A jun­gle be­yond gor­geous Ge­orge

Let­ter to Ge­orge Clooney

The Weekend Australian - Review - - Books - Fiona Wright Fiona Wright

By De­bra Ade­laide Pi­cador, 296pp, $24.99

LET­TER to Ge­orge Clooney is De­bra Ade­laide’s first col­lec­tion of short sto­ries, de­spite her record of edit­ing short fic­tion an­tholo­gies and writ­ing nov­els, the most re­cent of which, The House­hold Guide to Dy­ing (2008), was the sub­ject of an in­tense bid­ding war be­tween pub­lish­ers.

This col­lec­tion does con­tain much of the sly, mor­bid hu­mour and hon­our in quiet, do­mes­tic un­der­tak­ings that were so ap­peal­ing in The House­hold Guide to Dy­ing, but it is an un­even book, with the most pow­er­ful or en­gag­ing sto­ries flat­tened out by the less suc­cess­ful ones, and by a strangely un­dif­fer­en­ti­ated voice that op­er­ates across them.

The ti­tle story is ex­cep­tion­ally strong, cen­tred on a let­ter writ­ten by Miriam, a Su­danese refugee liv­ing in a small Vic­to­rian town, to the man whose face she has seen on mag­a­zine cov­ers, both in her trau­matic past and on the racks of her lo­cal su­per­mar­ket.

The story is rid­dled with mo­ments of ev­ery­day won­der — from test­ing the ripeness of su­per­mar­ket fruit to flush­ing and re­flush­ing a new toi­let — which con­tin­u­ally butt up against hor­rific de­tails of Miriam’s past. It’s a deeply com­pas­sion­ate and ter­ri­bly vi­o­lent piece, made all the more trou­bling by the small in­ter­jec­tions of celebrity and me­dia cul­ture that are left un­rec­on­ciled within Miriam’s nar­ra­tion.

But its ef­fect is damp­ened be­cause none of the sto­ries that pre­cede it — it is the fi­nal story of the col­lec­tion — is able to match its in­ten­sity, com­plex­ity, or the vivid­ness of its nar­ra­tion.

In­deed, many of the pre­ced­ing sto­ries take place in suburbia, and in western Syd­ney in par­tic­u­lar, and while they at­tempt to lend the place an hon­our and im­por­tance, the char­ac­ters that pop­u­late them are nowhere near as mul­ti­fac­eted or sur­pris­ing as Miriam.

Ade­laide is sym­pa­thetic to th­ese char­ac­ters and they are all search­ing for some­thing big­ger and bet­ter than them­selves; but they are also, by and large, crim­i­nals on re­mand, over­weight cler­ics, sin­gle mothers, or Depart­ment of Com­mu­nity Ser­vices work­ers, with names such as Cheryl, Chan­tal, Traynor and Jack­son, and strangely an­drog­y­nous, un­in­flected voices.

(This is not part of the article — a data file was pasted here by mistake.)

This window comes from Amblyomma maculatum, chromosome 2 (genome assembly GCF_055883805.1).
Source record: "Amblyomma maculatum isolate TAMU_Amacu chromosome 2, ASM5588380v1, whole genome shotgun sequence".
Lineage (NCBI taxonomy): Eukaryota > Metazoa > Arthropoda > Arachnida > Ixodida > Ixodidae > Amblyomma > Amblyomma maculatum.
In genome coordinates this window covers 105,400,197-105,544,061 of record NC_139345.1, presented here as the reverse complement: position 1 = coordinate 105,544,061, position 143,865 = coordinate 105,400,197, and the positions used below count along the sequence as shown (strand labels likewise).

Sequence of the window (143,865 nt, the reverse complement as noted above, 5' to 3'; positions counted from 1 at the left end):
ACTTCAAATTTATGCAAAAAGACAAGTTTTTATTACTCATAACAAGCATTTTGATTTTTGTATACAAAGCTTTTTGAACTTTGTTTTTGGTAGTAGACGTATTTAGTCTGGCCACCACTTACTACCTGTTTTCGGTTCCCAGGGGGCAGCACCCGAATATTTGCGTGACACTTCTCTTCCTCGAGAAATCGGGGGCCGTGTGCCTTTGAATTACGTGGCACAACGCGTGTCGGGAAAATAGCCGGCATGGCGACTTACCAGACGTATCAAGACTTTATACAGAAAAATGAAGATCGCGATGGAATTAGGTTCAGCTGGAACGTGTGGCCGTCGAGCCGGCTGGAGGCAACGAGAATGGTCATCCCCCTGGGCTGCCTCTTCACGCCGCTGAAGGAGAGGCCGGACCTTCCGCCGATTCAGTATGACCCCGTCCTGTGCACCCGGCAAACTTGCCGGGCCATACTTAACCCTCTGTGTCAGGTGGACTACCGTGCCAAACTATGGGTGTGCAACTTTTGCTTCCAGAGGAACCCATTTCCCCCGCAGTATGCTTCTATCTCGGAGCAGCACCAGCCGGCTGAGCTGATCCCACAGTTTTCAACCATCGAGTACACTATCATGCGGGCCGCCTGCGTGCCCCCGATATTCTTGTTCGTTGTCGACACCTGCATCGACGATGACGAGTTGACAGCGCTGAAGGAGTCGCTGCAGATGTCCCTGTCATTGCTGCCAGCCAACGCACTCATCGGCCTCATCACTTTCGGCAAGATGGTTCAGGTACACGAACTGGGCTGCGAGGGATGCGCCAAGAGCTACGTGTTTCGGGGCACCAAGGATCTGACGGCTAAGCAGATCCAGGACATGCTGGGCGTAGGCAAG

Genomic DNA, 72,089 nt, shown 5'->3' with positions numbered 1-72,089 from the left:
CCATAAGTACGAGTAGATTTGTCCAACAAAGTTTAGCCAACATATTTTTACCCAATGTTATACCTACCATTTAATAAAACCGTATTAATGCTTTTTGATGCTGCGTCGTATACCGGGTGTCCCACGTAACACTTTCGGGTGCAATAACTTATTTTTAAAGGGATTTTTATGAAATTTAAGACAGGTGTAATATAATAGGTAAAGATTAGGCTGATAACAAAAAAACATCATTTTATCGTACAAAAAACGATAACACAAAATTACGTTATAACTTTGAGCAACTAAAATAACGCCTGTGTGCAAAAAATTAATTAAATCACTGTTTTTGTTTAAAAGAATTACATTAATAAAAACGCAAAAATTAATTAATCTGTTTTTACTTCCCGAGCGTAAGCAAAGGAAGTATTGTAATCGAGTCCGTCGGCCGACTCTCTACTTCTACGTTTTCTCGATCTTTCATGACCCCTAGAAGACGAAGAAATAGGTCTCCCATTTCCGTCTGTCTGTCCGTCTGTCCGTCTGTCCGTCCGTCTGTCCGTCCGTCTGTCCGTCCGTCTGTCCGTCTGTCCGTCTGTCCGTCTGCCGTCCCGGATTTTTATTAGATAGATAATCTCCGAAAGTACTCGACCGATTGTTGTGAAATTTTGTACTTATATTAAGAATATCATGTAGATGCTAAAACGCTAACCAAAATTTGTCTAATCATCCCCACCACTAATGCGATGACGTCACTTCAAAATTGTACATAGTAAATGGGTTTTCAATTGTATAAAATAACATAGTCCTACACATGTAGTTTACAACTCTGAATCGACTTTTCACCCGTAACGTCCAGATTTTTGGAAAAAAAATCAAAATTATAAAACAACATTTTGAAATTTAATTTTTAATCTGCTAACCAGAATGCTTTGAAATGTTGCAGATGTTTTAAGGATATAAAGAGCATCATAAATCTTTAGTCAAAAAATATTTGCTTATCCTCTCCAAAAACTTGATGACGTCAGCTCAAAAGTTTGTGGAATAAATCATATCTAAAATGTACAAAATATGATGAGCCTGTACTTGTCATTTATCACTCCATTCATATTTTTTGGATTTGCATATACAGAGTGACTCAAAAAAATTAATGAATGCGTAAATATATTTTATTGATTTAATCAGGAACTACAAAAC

And while Ade­laide takes great care to fill in the poignant and painful de­tails of their lives, the sto­ries of­ten end on notes of hope that seem too sim­ple, or forced: The Pi­rate Map, for ex­am­ple, ends with its gauche and lonely pro­tag­o­nist set­ting up a din­ner date with his ac­coun­tant, whom he sud­denly refers to by her first name.

Some of the best sto­ries in Let­ter to Ge­orge Clooney are in­ter­ested in lone­li­ness and in the va­garies of dat­ing, on­line and through the per­son­als col­umns. Th­ese are largely about the ways in which peo­ple at­tempt to ap­proach and ap­peal to one an­other, de­spite the raw­ness of their flaws, rather than about love.

If You See Some­thing, Say Some­thing is the strong­est of th­ese, dex­ter­ously in­ter­weav­ing ver­ba­tim quotes from Lon­don Re­view of Books per­sonal ads with words and phrases snatched from bill­boards on sub­ur­ban train sta­tions. It blends its lonely hearts nar­ra­tive with broader ideas about vig­i­lance, sur­veil­lance and sedi­tion, al­though the fit is not al­ways wa­ter­tight.

Oth­ers, such as Chance, of­fer an al­most bru­tal de­pic­tion of mod­ern courtship and sex be­tween peo­ple who are painfully awkward and not al­ways hon­est.

Let­ter to Ge­orge Clooney



keenly in­ter­ested in writ­ers and writ­ing, and the sto­ries that deal with this theme are delightful to read, partly be­cause some of the in­sti­tu­tions they por­tray are only thinly dis­guised, but also be­cause the satire they of­fer is be­mused and sharp, but not bit­ter.

In Writ­ing [in] the New Mil­len­nium, for ex­am­ple, a writer floun­ders her way through a man­u­script de­vel­op­ment con­fer­ence, watch­ing panels with names such as Hot­hous­ing New Tal­ent and Pro­fes­sion­al­is­ing the Creative; whereas Glory in the Flower sees an age­ing in­ter­na­tional poet strug­gling with the fa­cil­i­ties and par­tic­i­pants of a writ­ers fes­ti­val in an un­named re­gion of Aus­tralia.

Some of th­ese sto­ries about writ­ers work­ing at their craft, how­ever, are a lit­tle too sel­f­ref­er­en­tial to re­ally in­vite the reader in, and cer­tainly sit at odds with the col­lec­tion’s more per­sonal or overtly po­lit­i­cal sto­ries, such as the ti­tle piece.

The sto­ries in Let­ter to Ge­orge Clooney are all pol­ished and skil­ful, and of­fer beau­ti­fully de­tailed glimpses into the lives of their pro­tag­o­nists. Where they are best, they de­light in the small fas­ci­na­tions of the spe­cific, bring­ing them into con­tact with their broader so­cial im­pli­ca­tions, or into some kind of dia­logue with the lim­i­ta­tions and ab­sur­di­ties of writ­ing. But they of­ten are un­able to move into this com­plex­ity, to al­low space for the un­re­solved, or to en­gage fully with the voices of their char­ac­ters, and so the col­lec­tion is, at times, strangely en­er­vated, and un­able to live up to the prom­ise of the truly pow­er­ful sto­ries it con­tains.

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